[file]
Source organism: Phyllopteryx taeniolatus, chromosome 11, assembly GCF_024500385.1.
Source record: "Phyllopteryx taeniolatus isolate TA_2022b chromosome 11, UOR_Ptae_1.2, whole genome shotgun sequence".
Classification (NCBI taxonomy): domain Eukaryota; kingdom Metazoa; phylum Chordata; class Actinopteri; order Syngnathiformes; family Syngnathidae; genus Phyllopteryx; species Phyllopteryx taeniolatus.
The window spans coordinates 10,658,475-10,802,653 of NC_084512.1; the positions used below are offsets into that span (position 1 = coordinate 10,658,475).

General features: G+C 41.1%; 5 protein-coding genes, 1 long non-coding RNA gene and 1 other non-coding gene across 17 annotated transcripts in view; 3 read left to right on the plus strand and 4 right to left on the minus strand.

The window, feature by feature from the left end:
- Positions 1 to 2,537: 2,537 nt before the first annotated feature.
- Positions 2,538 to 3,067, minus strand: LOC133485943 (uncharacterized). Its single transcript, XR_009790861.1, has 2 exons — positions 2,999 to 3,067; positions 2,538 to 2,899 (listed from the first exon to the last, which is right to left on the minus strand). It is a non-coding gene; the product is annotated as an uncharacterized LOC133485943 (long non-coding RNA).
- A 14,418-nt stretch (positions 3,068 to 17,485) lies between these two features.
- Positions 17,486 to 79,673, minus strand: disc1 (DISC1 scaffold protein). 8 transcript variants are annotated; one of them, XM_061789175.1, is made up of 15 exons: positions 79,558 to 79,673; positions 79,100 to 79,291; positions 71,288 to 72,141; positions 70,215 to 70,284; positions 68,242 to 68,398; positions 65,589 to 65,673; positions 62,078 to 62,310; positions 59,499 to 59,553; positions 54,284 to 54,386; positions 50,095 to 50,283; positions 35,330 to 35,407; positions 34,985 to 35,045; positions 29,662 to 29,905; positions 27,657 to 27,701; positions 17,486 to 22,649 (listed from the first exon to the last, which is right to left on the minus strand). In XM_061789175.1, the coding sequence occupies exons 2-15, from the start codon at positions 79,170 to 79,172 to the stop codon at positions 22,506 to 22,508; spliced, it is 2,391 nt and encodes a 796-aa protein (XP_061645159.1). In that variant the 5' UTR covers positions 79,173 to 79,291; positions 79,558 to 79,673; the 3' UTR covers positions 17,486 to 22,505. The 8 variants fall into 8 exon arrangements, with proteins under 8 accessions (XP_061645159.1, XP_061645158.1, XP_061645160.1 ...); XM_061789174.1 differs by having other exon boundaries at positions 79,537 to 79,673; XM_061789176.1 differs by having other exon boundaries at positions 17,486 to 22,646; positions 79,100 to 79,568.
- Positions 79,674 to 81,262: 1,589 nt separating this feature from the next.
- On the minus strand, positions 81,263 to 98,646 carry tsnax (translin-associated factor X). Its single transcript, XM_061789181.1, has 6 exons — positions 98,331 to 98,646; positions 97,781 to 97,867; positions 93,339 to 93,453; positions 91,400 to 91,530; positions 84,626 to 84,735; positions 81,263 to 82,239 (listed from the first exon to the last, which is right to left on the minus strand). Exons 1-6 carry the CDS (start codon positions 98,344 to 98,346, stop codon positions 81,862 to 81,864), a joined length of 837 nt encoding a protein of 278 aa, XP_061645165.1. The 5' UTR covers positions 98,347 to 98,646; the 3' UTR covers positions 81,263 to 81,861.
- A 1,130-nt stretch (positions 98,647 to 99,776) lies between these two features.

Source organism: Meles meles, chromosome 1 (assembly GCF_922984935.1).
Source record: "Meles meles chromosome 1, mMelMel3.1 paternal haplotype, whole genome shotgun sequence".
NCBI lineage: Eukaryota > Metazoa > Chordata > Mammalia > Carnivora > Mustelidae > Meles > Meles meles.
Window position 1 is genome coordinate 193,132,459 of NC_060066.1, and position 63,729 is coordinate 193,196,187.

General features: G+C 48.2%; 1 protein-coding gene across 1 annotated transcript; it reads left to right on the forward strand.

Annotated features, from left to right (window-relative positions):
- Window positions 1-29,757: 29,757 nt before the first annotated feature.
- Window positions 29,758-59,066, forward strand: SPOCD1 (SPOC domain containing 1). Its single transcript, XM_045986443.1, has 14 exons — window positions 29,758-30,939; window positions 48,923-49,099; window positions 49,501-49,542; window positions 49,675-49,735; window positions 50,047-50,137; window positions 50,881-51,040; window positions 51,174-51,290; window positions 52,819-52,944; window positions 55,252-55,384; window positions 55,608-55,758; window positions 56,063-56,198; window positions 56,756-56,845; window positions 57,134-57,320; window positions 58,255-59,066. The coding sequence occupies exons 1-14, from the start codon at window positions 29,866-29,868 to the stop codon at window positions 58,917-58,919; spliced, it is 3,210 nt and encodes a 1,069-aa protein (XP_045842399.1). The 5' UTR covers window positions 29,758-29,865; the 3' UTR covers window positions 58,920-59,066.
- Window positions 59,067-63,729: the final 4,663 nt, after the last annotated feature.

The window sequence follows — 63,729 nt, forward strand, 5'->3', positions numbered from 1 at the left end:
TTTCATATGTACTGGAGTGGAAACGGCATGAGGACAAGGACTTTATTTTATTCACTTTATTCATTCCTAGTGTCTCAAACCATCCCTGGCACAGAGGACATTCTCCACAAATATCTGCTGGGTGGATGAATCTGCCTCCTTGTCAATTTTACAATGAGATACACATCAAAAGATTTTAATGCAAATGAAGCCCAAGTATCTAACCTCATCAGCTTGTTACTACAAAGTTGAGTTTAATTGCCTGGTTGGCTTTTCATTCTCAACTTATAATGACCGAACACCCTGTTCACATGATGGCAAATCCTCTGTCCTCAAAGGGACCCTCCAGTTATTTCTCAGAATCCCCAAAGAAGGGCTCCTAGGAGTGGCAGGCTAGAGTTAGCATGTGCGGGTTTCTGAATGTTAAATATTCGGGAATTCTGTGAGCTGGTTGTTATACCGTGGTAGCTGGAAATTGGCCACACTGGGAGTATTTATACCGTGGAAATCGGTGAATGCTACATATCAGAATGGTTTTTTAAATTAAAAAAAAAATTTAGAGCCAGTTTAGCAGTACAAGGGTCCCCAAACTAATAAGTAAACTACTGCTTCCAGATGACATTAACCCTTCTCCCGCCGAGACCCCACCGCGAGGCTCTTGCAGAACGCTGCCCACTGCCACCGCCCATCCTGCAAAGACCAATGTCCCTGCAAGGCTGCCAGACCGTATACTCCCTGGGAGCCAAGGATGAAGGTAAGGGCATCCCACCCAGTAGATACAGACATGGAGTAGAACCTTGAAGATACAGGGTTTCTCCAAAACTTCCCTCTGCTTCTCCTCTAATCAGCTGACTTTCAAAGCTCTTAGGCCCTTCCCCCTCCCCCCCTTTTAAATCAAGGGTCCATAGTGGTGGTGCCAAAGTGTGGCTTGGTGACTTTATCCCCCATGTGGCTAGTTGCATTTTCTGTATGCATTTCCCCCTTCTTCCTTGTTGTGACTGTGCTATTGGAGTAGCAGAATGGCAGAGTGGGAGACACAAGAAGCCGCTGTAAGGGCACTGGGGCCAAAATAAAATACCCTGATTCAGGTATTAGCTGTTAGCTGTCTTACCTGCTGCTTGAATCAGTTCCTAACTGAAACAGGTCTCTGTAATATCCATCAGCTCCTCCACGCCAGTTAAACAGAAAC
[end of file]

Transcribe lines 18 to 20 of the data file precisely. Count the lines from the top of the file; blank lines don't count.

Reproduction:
General features: G+C 48.2%; 1 protein-coding gene across 1 annotated transcript; it reads left to right on the forward strand.

Annotated features, from left to right (window-relative positions):
- Window positions 1-29,757: 29,757 nt before the first annotated feature.